Imposing the obligation to maintain a street on a municipality is another matter. The need for a separate, distinct act of acceptance by municipalities for purposes of maintaining a street is clear: “…it would be a great hardship upon towns if an individual could lay out a way upon his own land, throw it open to the public, and then oblige the town to charge themselves with the maintenance and repairs of it.”
A municipality ordinarily accepts a dedicated road today by town meeting vote or by affirmative action of the board of mayor and aldermen or city council; however, other methods exist by which a municipality may be deemed to have accepted a road for maintenance purposes. Some of these theories are old, yet none have been eliminated by the General Court or the Supreme Court. In fact, the ability of a municipality to accept a road via town meeting vote simply is the newest method, having been created by the General Court in 1945. A court may deem a road accepted if the municipality repairs the road or if the public uses the road for twenty years, coupled with municipal maintenance.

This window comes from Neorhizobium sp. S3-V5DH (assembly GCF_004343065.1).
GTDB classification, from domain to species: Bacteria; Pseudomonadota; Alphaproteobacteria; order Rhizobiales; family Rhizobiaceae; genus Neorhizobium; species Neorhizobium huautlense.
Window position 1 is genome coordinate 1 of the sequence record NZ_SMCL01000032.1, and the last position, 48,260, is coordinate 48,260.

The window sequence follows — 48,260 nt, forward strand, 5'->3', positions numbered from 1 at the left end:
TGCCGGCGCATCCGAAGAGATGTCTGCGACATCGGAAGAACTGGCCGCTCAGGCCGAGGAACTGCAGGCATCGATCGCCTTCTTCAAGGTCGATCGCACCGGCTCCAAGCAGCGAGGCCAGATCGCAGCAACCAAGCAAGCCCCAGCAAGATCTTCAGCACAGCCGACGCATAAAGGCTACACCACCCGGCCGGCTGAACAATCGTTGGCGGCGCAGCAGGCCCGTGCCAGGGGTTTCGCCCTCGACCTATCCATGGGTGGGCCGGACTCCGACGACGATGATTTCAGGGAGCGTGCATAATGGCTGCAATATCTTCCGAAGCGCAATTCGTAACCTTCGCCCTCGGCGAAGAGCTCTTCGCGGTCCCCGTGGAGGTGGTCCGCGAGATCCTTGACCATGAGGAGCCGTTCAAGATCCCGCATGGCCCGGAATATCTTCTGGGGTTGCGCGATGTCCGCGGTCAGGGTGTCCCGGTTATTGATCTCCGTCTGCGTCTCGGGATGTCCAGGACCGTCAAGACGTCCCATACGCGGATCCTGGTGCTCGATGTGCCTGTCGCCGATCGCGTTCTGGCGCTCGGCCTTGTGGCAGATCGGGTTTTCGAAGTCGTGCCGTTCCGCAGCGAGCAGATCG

i) By Local Legislative Action
A municipality may accept a dedicated road by town meeting vote or its equivalent. The legislature created this power in 1945 when it re-introduced dedication and acceptance as a mode of creating a highway. Although the Supreme Court stated the purpose of the 1945 amendment was “to enable municipalities to accept dedicated streets with only a formal vote,” the Court did not say this was the exclusive manner in which municipalities could accept dedicated streets. In fact, at least one case after 1945 acknowledged twenty years public use could constitute acceptance and another acknowledged some threshold of public use, without reference to the need for it to continue for twenty years, could constitute acceptance.
Planning boards do not have the power to accept roads. Planning Board approval of a subdivision plot does not constitute acceptance by the municipality of any street shown on the plot.
A municipality may accept a street corresponding to one shown on the municipality’s official map or on a subdivision street plat approved by a planning board with platting jurisdiction. A municipality also may accept a street that received the legal status of a public street prior to the planning board obtaining platting jurisdiction.